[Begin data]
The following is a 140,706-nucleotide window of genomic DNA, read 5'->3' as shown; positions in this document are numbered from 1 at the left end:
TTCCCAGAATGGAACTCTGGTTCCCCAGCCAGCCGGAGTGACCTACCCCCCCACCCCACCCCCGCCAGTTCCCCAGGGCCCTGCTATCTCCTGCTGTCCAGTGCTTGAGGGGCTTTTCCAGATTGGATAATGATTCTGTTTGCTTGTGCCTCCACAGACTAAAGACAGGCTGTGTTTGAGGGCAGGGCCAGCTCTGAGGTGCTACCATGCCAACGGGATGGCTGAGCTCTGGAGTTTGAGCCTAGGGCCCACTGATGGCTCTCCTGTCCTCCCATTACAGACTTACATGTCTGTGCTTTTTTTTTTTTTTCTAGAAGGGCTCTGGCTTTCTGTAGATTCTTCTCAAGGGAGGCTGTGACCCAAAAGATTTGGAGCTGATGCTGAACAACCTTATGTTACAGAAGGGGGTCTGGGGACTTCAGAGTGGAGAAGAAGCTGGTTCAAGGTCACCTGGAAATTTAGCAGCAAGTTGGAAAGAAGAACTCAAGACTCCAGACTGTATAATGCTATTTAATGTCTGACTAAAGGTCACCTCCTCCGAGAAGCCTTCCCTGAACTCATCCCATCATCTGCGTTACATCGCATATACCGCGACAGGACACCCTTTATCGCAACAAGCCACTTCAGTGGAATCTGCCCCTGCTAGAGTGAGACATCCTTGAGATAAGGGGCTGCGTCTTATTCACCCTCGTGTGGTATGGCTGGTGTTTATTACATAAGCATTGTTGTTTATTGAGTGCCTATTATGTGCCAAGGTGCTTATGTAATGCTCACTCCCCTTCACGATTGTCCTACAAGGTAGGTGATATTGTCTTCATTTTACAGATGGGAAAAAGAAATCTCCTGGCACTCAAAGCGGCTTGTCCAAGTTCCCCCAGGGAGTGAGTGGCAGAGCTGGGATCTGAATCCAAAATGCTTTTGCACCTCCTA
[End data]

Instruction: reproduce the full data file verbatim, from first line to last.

The following is a 140,706-nucleotide window of genomic DNA, read 5'->3' as shown; positions in this document are numbered from 1 at the left end:
TTCCCAGAATGGAACTCTGGTTCCCCAGCCAGCCGGAGTGACCTACCCCCCCACCCCACCCCCGCCAGTTCCCCAGGGCCCTGCTATCTCCTGCTGTCCAGTGCTTGAGGGGCTTTTCCAGATTGGATAATGATTCTGTTTGCTTGTGCCTCCACAGACTAAAGACAGGCTGTGTTTGAGGGCAGGGCCAGCTCTGAGGTGCTACCATGCCAACGGGATGGCTGAGCTCTGGAGTTTGAGCCTAGGGCCCACTGATGGCTCTCCTGTCCTCCCATTACAGACTTACATGTCTGTGCTTTTTTTTTTTTTTCTAGAAGGGCTCTGGCTTTCTGTAGATTCTTCTCAAGGGAGGCTGTGACCCAAAAGATTTGGAGCTGATGCTGAACAACCTTATGTTACAGAAGGGGGTCTGGGGACTTCAGAGTGGAGAAGAAGCTGGTTCAAGGTCACCTGGAAATTTAGCAGCAAGTTGGAAAGAAGAACTCAAGACTCCAGACTGTATAATGCTATTTAATGTCTGACTAAAGGTCACCTCCTCCGAGAAGCCTTCCCTGAACTCATCCCATCATCTGCGTTACATCGCATATACCGCGACAGGACACCCTTTATCGCAACAAGCCACTTCAGTGGAATCTGCCCCTGCTAGAGTGAGACATCCTTGAGATAAGGGGCTGCGTCTTATTCACCCTCGTGTGGTATGGCTGGTGTTTATTACATAAGCATTGTTGTTTATTGAGTGCCTATTATGTGCCAAGGTGCTTATGTAATGCTCACTCCCCTTCACGATTGTCCTACAAGGTAGGTGATATTGTCTTCATTTTACAGATGGGAAAAAGAAATCTCCTGGCACTCAAAGCGGCTTGTCCAAGTTCCCCCAGGGAGTGAGTGGCAGAGCTGGGATCTGAATCCAAAATGCTTTTGCACCTCCTA